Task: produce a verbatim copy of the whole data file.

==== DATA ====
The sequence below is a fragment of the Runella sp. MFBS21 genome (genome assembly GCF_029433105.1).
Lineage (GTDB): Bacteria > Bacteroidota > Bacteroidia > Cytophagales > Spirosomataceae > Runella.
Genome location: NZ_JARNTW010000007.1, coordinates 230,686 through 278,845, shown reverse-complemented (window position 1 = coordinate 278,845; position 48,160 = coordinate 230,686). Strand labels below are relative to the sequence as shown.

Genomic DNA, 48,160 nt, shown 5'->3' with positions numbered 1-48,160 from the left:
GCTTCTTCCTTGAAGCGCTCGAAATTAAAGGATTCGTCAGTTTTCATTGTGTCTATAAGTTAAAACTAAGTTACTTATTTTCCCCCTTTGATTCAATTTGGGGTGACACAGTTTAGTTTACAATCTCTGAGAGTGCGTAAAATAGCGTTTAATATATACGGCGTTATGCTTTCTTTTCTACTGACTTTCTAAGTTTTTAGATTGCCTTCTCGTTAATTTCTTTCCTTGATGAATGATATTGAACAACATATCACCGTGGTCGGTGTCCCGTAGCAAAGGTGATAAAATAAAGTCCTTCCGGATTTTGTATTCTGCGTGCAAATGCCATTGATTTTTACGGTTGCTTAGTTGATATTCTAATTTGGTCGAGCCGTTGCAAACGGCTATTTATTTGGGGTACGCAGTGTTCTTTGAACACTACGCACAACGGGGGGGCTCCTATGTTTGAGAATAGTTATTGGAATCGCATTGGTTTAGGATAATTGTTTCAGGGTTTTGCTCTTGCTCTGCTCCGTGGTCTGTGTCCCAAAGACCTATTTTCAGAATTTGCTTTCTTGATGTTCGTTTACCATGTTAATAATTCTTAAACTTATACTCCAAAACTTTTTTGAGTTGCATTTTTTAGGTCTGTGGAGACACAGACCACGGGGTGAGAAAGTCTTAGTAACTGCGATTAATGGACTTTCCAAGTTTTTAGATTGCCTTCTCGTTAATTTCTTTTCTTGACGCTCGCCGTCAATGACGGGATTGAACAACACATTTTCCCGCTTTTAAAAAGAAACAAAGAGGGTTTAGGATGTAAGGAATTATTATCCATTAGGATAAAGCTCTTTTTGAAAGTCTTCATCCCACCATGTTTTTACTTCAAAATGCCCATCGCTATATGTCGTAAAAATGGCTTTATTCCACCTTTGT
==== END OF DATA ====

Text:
The sequence below is a fragment of the Runella sp. MFBS21 genome (genome assembly GCF_029433105.1).
Lineage (GTDB): Bacteria > Bacteroidota > Bacteroidia > Cytophagales > Spirosomataceae > Runella.
Genome location: NZ_JARNTW010000007.1, coordinates 230,686 through 278,845, shown reverse-complemented (window position 1 = coordinate 278,845; position 48,160 = coordinate 230,686). Strand labels below are relative to the sequence as shown.

Genomic DNA, 48,160 nt, shown 5'->3' with positions numbered 1-48,160 from the left:
GCTTCTTCCTTGAAGCGCTCGAAATTAAAGGATTCGTCAGTTTTCATTGTGTCTATAAGTTAAAACTAAGTTACTTATTTTCCCCCTTTGATTCAATTTGGGGTGACACAGTTTAGTTTACAATCTCTGAGAGTGCGTAAAATAGCGTTTAATATATACGGCGTTATGCTTTCTTTTCTACTGACTTTCTAAGTTTTTAGATTGCCTTCTCGTTAATTTCTTTCCTTGATGAATGATATTGAACAACATATCACCGTGGTCGGTGTCCCGTAGCAAAGGTGATAAAATAAAGTCCTTCCGGATTTTGTATTCTGCGTGCAAATGCCATTGATTTTTACGGTTGCTTAGTTGATATTCTAATTTGGTCGAGCCGTTGCAAACGGCTATTTATTTGGGGTACGCAGTGTTCTTTGAACACTACGCACAACGGGGGGGCTCCTATGTTTGAGAATAGTTATTGGAATCGCATTGGTTTAGGATAATTGTTTCAGGGTTTTGCTCTTGCTCTGCTCCGTGGTCTGTGTCCCAAAGACCTATTTTCAGAATTTGCTTTCTTGATGTTCGTTTACCATGTTAATAATTCTTAAACTTATACTCCAAAACTTTTTTGAGTTGCATTTTTTAGGTCTGTGGAGACACAGACCACGGGGTGAGAAAGTCTTAGTAACTGCGATTAATGGACTTTCCAAGTTTTTAGATTGCCTTCTCGTTAATTTCTTTTCTTGACGCTCGCCGTCAATGACGGGATTGAACAACACATTTTCCCGCTTTTAAAAAGAAACAAAGAGGGTTTAGGATGTAAGGAATTATTATCCATTAGGATAAAGCTCTTTTTGAAAGTCTTCATCCCACCATGTTTTTACTTCAAAATGCCCATCGCTATATGTCGTAAAAATGGCTTTATTCCACCTTTGT